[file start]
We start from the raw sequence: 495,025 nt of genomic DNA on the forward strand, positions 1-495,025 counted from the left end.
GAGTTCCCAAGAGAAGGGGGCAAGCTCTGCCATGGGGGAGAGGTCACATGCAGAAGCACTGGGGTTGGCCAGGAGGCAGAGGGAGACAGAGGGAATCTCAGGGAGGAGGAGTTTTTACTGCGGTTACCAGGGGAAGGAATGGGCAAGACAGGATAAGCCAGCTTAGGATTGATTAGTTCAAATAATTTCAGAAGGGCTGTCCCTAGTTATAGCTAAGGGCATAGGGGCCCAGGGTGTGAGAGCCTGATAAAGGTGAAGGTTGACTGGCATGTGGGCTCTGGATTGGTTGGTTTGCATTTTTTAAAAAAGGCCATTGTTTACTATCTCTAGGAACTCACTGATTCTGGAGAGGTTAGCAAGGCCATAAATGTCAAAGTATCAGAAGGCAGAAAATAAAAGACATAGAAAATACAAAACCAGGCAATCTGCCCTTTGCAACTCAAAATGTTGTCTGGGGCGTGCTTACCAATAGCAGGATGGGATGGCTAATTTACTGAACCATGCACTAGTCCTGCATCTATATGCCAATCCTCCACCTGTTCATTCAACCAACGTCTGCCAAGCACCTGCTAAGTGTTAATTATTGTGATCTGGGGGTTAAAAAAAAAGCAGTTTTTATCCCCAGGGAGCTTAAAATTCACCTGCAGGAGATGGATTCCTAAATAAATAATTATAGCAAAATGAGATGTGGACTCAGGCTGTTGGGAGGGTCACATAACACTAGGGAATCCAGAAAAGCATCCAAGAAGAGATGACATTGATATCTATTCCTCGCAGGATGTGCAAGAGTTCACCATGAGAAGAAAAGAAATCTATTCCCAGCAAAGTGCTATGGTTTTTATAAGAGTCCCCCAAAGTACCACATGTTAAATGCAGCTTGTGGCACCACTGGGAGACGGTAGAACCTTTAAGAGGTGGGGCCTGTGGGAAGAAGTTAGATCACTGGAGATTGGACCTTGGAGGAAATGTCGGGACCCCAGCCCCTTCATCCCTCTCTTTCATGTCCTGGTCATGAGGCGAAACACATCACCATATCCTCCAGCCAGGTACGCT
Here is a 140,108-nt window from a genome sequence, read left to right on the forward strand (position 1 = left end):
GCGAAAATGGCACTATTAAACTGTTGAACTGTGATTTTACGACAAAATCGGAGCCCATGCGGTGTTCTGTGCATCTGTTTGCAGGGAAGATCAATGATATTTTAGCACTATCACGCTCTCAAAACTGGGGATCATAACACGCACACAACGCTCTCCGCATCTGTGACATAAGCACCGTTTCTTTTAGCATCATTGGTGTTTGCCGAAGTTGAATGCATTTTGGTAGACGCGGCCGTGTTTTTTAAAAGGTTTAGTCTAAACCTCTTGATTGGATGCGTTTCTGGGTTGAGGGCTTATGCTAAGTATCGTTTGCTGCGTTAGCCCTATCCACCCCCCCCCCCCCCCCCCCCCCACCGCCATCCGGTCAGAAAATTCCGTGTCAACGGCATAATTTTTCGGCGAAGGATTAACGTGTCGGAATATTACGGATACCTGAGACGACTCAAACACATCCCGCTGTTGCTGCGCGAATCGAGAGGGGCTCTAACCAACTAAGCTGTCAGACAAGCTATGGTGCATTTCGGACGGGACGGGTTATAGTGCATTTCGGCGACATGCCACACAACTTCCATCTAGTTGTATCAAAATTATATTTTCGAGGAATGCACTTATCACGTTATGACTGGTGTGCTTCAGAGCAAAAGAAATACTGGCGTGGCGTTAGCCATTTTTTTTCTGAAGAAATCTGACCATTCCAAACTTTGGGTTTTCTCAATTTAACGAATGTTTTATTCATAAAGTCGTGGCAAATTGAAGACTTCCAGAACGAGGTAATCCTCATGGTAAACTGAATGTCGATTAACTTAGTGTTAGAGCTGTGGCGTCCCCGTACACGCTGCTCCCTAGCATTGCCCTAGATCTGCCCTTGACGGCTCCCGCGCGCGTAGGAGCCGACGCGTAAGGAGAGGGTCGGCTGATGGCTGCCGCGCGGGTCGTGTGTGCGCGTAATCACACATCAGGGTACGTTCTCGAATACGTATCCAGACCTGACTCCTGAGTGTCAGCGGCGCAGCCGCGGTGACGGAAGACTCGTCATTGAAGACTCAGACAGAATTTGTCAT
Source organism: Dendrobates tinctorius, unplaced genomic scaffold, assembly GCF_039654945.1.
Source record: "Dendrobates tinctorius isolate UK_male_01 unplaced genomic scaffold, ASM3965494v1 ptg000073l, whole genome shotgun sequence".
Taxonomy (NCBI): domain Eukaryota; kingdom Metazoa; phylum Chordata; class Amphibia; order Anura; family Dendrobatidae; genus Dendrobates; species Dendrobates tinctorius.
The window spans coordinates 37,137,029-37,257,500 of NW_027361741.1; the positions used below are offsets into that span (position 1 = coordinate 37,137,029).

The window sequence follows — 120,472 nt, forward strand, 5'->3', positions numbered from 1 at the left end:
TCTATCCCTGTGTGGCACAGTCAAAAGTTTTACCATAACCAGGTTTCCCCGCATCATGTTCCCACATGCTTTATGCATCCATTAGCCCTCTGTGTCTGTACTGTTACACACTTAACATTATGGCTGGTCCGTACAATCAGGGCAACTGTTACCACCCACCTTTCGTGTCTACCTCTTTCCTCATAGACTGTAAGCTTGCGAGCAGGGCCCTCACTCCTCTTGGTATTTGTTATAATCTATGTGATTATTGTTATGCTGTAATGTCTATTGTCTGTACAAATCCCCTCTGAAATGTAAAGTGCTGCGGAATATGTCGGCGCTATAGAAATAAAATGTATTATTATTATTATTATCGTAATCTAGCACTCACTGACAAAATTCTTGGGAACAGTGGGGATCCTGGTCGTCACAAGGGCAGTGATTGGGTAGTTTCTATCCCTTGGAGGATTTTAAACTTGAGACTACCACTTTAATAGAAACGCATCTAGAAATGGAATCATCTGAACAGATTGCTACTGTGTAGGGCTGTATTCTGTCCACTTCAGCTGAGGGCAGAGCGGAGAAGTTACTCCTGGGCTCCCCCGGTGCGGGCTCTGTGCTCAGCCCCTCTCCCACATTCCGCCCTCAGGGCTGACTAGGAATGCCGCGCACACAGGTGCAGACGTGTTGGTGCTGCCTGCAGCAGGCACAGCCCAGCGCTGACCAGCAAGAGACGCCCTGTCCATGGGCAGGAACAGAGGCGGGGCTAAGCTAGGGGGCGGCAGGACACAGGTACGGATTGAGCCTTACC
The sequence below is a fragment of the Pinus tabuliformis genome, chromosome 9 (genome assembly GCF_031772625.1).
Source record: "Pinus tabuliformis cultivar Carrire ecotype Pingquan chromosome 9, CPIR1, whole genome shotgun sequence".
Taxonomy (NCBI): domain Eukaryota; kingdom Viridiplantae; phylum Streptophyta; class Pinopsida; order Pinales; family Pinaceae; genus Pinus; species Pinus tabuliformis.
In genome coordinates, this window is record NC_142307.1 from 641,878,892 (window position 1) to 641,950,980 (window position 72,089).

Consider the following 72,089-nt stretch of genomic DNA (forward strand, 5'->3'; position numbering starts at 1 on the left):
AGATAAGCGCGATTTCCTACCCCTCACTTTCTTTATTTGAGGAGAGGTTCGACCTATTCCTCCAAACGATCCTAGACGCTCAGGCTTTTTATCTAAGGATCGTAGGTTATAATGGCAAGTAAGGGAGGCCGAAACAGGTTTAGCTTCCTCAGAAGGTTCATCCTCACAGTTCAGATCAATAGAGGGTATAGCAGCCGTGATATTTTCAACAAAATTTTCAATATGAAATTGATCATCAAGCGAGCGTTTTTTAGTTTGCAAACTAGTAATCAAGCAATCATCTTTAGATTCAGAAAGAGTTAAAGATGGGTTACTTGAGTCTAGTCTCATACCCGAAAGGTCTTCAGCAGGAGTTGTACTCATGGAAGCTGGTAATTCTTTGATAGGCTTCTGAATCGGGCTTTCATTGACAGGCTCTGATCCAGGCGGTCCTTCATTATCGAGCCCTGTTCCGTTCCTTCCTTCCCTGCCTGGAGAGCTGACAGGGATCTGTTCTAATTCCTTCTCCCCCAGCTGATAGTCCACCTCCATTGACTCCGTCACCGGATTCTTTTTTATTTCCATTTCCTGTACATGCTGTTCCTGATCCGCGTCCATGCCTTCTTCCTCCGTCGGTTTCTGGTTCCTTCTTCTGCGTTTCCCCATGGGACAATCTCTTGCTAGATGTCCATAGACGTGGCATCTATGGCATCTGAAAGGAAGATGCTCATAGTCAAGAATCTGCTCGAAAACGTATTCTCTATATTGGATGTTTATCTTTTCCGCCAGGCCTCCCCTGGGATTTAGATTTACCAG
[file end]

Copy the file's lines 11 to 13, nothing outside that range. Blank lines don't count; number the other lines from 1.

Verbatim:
The sequence below is a fragment of the Pinus tabuliformis genome, chromosome 9 (genome assembly GCF_031772625.1).
Source record: "Pinus tabuliformis cultivar Carrire ecotype Pingquan chromosome 9, CPIR1, whole genome shotgun sequence".
Taxonomy (NCBI): domain Eukaryota; kingdom Viridiplantae; phylum Streptophyta; class Pinopsida; order Pinales; family Pinaceae; genus Pinus; species Pinus tabuliformis.